In addition to protecting employees’ total compensation and closing income replacement gaps, other benefits of supplemental LTD typically include:

  • Option for up to 100 percent income replacement coverage for catastrophic disabilities
  • Opportunity to exchange an individual disability policy for a long term care policy after age 60
  • Custom designs that complement most group LTD plans
  • Fixed employer-sponsored discounted premium (up to 35 percent) and non-cancellable coverage to age 65
  • Individually owned permanent disability coverage

Employers and employees value offering and getting “more with less.”

As the employer, you may find multiple advantages and efficiencies from offering supplemental LTD, such as:

  • Helps attract and retain top talent
  • Enhances the competitiveness of your benefits package without directly increasing your costs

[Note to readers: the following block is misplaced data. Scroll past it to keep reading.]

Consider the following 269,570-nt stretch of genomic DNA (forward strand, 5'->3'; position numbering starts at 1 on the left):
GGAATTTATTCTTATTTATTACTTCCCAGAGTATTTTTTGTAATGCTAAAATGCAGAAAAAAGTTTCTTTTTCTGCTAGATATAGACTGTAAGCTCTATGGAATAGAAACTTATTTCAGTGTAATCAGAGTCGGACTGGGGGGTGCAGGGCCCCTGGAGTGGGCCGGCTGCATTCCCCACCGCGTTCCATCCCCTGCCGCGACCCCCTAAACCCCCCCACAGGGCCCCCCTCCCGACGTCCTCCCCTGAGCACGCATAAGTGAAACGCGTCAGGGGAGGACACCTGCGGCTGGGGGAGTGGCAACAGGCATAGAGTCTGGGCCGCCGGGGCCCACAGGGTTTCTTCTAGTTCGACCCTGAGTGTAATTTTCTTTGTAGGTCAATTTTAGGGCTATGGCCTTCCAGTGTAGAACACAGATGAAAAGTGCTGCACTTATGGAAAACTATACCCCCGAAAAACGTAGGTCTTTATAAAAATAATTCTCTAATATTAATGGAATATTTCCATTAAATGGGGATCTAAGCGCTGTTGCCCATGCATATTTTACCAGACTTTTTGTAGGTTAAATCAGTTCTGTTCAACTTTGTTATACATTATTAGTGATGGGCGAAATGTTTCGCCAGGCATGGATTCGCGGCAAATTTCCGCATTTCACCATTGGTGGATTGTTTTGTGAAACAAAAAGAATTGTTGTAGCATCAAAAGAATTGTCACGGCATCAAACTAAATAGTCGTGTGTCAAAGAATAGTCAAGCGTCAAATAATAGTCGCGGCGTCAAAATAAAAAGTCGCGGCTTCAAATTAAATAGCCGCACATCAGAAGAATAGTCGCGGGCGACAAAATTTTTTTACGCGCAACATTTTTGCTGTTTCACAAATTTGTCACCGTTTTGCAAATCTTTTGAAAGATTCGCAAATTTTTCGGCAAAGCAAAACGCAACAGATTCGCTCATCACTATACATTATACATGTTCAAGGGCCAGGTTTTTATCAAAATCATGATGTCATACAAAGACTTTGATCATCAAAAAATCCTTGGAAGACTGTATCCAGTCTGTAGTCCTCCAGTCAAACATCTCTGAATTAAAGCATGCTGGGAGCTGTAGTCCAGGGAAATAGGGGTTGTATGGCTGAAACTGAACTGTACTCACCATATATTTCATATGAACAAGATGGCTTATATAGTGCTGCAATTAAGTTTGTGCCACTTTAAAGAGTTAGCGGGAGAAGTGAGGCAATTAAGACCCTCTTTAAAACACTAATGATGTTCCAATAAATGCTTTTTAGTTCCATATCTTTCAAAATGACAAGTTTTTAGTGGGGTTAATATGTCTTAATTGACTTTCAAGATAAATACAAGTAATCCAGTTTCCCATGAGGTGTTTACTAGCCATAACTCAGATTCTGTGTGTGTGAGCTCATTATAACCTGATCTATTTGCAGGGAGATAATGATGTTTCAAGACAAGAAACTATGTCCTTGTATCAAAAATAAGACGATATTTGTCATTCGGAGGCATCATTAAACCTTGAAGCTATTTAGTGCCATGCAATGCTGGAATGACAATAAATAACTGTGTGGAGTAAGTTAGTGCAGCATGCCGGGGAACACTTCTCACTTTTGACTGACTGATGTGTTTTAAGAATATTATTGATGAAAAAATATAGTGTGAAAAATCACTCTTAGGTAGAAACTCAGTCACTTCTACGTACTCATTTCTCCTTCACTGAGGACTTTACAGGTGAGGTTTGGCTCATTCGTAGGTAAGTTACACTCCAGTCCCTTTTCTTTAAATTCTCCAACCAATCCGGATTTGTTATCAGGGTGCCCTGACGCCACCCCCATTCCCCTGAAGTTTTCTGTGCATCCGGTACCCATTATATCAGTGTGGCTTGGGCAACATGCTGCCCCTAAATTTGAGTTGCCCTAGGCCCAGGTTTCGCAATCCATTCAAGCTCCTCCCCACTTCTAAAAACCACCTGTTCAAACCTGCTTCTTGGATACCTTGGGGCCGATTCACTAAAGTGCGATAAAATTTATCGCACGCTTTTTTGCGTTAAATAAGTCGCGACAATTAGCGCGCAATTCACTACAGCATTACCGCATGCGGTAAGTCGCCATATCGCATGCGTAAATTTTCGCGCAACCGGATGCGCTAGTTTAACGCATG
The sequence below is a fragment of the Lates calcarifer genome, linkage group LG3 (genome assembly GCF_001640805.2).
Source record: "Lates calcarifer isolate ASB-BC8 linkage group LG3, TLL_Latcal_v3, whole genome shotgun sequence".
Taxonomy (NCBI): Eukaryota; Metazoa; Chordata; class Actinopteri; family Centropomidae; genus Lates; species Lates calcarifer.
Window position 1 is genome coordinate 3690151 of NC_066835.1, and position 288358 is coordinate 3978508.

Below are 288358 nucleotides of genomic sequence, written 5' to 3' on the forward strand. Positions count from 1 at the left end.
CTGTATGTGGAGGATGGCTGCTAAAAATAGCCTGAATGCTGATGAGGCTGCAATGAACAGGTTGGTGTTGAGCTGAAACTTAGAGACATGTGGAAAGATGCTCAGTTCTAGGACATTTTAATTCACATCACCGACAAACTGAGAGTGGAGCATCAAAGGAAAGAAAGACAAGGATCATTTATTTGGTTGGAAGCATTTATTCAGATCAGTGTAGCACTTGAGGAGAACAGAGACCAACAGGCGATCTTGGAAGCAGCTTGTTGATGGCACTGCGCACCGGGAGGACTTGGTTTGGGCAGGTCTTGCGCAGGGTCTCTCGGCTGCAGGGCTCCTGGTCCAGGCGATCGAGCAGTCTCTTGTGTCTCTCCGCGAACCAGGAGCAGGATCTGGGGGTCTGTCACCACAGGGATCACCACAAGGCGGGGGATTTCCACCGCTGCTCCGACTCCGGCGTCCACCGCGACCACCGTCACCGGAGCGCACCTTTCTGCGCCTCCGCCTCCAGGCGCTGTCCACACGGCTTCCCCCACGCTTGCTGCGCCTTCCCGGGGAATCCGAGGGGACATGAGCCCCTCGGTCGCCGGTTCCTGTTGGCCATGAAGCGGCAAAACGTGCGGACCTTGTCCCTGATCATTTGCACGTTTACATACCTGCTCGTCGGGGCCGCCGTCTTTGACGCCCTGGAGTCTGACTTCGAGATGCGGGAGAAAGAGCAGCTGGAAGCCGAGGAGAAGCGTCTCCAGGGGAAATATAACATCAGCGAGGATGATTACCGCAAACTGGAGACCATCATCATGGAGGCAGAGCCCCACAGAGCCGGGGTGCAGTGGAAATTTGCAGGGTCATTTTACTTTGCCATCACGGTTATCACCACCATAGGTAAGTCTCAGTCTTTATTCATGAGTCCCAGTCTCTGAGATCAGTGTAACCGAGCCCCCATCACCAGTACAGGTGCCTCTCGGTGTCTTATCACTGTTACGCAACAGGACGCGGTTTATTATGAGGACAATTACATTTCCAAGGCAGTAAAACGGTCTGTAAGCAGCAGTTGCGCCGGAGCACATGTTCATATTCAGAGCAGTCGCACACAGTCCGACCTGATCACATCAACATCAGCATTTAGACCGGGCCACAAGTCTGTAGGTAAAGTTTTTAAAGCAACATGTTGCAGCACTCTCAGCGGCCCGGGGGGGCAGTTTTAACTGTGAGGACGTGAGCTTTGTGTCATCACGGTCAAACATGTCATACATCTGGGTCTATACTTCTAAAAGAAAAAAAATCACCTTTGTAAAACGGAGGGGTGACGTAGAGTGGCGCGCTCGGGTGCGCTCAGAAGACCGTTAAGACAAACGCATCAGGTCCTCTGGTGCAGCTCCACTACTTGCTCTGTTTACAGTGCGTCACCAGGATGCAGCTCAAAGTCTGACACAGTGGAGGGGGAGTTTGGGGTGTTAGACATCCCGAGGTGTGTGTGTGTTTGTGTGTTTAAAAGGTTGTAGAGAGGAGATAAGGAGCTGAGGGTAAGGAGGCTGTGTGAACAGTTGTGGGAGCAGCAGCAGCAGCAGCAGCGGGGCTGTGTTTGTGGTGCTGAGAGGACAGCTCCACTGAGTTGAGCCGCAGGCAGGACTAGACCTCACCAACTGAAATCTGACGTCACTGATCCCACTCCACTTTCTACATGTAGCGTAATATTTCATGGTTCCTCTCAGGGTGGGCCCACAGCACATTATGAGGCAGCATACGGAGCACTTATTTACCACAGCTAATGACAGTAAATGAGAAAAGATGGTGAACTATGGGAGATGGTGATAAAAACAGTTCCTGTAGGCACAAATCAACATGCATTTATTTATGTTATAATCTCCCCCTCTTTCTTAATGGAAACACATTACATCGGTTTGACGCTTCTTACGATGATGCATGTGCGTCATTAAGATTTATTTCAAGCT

• May stabilize overall rates
  • Claims experience for supplemental LTD does not impact basic LTD rates

Employees value the benefits of:

  • Security of a higher net income during a disability
  • Portable coverage even if the employee changes jobs
  • Discounted, fixed premiums
  • No medical exams or lab work required
  • Easy payroll deduction

The value of integrating group LTD and supplemental LTD is clear. It’s a long-term benefits solution that can stabilize group LTD plans, limit risk and volatility, and offer high-income earners the income replacement and enhanced coverage that better matches their needs.

Your benefits consultant can review your options with you, present various funding scenarios for mitigating risk and cost, and assist with communication and enrollment. Some of the questions you will want to address are:

  • What forms of compensation does the plan cover?
  • Does your plan cover base salary only?  Bonus? Commissions? Incentive plans? Retirement savings?
  • Are these other forms of compensation a significant portion of total compensation?
  • What is your maximum monthly benefit?
  • Does your maximum monthly benefit leave some of your more highly compensated employees covered at a much lower replacement percentage?

To learn more about supplemental LTD, please contact us.